This vote was on an amendment that would have allowed employers to give raises to unionized workers, even if the pay increases were not included in the firm’s labor contract.
Sen. Marco Rubio (R-FL) offered the amendment during consideration of legislation that authorizes federal programs to assist farmers and low-income Americans. Sen. Rubio’s amendment sought to give employers with unionized employees more freedom to give merit-based raises. Under the terms of Sen. Rubio’s amendment, even if not called for in a union contract, the employer would have been able to give a raise to a worker that was doing a particularly good job.
Sen. Rubio argued that it was wrong for labor union contracts to rule out raises for workers who deserve it based on merit. Allowing performance-based raises would benefit workers by giving them higher earnings and companies by encouraging more productive work that would increase profits, he argued.
“This system is unfair to workers and out of step with the modern workplace,” Sen. Rubio wrote in an op-ed in the National Review. “Employers should be able to use merit-based pay to motivate their employees. Workers want and deserve to be rewarded for their achievements. Even countries with strong union movements, like the United Kingdom, allow union members to negotiate higher wages.”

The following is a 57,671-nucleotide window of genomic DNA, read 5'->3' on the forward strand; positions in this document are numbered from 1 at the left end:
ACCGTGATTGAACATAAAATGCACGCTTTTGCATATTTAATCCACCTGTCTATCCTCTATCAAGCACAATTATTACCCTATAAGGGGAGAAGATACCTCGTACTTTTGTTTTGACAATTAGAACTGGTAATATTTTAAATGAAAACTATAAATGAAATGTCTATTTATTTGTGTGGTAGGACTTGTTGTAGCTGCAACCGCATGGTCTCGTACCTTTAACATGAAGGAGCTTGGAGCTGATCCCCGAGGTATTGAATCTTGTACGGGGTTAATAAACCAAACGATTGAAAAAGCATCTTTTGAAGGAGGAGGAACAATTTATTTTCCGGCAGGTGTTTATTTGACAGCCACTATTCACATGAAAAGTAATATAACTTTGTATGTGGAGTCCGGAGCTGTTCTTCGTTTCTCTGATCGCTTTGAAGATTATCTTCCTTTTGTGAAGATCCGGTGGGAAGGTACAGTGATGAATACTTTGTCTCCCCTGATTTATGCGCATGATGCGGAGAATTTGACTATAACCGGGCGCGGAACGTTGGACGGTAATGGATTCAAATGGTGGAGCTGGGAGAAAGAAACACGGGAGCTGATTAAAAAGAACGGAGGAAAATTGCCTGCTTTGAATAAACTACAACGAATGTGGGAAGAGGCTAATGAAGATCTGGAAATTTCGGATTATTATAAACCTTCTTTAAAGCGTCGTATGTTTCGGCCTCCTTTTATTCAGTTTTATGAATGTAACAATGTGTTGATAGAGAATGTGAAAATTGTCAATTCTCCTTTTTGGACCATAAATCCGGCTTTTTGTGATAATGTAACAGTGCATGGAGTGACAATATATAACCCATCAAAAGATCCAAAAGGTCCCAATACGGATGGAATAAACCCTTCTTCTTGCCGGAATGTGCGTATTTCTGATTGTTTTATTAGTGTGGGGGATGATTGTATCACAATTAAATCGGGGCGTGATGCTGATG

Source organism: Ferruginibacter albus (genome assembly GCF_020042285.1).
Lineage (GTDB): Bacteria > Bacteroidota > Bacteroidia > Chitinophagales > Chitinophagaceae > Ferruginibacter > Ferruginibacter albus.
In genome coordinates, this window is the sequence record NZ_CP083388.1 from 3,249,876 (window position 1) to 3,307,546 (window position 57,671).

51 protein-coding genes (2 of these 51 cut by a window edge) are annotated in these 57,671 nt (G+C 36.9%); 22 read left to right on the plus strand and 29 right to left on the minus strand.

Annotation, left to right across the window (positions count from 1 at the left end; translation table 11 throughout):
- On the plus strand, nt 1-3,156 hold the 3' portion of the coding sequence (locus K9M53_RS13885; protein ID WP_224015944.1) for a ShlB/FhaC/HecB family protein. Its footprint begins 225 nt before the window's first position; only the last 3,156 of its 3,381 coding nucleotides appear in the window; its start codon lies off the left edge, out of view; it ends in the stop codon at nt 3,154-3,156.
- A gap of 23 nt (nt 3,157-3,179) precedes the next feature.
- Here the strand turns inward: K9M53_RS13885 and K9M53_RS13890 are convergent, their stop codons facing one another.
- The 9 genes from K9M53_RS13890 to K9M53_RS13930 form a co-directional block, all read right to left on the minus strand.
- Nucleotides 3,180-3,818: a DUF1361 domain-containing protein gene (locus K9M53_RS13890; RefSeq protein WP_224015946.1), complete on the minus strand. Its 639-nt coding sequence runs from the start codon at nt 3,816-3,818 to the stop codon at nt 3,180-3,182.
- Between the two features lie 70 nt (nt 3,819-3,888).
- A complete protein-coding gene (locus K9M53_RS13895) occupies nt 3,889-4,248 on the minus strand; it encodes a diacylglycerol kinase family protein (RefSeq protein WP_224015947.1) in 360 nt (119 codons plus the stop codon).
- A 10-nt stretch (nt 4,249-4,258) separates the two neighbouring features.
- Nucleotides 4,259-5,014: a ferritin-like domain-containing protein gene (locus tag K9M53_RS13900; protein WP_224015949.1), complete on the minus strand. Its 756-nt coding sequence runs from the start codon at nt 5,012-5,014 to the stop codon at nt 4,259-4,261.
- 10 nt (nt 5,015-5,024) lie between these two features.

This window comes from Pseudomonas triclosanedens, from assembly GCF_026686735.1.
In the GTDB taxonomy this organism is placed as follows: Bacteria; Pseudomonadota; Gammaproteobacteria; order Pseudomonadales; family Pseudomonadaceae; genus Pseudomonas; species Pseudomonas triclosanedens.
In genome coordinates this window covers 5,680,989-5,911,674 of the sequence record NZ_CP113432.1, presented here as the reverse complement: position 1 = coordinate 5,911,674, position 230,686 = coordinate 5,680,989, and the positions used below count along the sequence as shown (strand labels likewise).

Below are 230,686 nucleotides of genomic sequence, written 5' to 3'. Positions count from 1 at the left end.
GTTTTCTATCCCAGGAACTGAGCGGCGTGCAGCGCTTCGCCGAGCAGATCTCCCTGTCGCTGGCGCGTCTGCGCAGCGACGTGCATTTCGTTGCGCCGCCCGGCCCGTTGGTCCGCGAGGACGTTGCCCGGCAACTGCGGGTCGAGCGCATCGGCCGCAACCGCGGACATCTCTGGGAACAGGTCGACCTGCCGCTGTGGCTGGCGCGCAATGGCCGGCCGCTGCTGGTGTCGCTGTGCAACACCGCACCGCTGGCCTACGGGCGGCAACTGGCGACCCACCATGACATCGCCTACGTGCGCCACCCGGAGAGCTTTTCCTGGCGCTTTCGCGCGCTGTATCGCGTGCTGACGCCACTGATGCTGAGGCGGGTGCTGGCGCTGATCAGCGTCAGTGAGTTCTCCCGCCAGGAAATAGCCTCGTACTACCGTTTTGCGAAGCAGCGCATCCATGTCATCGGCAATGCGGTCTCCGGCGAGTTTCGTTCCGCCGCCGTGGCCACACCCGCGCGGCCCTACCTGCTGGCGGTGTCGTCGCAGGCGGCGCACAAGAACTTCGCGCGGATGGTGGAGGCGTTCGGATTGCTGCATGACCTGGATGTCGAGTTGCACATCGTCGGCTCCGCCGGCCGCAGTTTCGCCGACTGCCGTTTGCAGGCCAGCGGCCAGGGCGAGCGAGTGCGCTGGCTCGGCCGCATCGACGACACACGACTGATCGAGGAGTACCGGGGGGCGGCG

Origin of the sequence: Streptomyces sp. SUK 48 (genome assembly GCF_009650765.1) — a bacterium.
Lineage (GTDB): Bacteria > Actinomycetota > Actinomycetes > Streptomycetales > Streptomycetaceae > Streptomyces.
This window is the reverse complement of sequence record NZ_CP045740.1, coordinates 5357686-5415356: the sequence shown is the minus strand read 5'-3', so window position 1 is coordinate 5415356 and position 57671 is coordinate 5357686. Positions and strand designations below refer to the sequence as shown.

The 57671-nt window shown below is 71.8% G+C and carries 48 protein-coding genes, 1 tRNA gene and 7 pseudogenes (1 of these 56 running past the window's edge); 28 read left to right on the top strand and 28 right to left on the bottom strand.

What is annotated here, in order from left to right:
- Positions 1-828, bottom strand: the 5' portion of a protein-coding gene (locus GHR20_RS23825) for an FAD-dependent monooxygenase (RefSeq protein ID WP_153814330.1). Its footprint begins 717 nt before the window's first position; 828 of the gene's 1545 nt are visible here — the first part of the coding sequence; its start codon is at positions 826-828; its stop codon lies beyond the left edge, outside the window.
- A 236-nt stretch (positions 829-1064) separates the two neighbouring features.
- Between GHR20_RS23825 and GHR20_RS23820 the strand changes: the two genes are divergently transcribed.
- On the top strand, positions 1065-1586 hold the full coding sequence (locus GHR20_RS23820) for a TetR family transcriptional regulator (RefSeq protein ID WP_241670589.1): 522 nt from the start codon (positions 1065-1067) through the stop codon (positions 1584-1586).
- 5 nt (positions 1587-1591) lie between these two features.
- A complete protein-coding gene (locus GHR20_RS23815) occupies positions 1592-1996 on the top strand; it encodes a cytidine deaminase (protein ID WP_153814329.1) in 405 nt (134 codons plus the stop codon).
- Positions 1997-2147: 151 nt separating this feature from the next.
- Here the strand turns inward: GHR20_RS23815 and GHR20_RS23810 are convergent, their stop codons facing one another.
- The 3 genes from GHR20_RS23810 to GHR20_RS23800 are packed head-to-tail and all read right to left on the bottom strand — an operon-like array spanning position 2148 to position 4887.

Opponents of Sen. Rubio’s amendment argued that it was an attempt to divide union workers and “a solution in search of a problem.”
“The fact is, collective bargaining agreements already provide – many of them – for merit-based performance increases. That is part and parcel of a lot of the agreements today. So what this amendment basically does is it undercuts the National Labor Relations Act,” Sen. Tom Harkin (D-IA) said. “Quite frankly, I can't think of anything that would be more disruptive of a workplace than this amendment. When a business and workers have agreed on a collective bargaining agreement, this would destroy that kind of comity in the workplace.”
Sen. Rubio’s amendment was defeated by a vote of 45-54. Voting “yea” were 45 Republicans. Voting “nay” were 53 Democrats and 1 Republican. As a result, the Senate defeated the effort to allow employers to give raises to unionized workers, even if the pay increases were not included in the firm’s labor contract.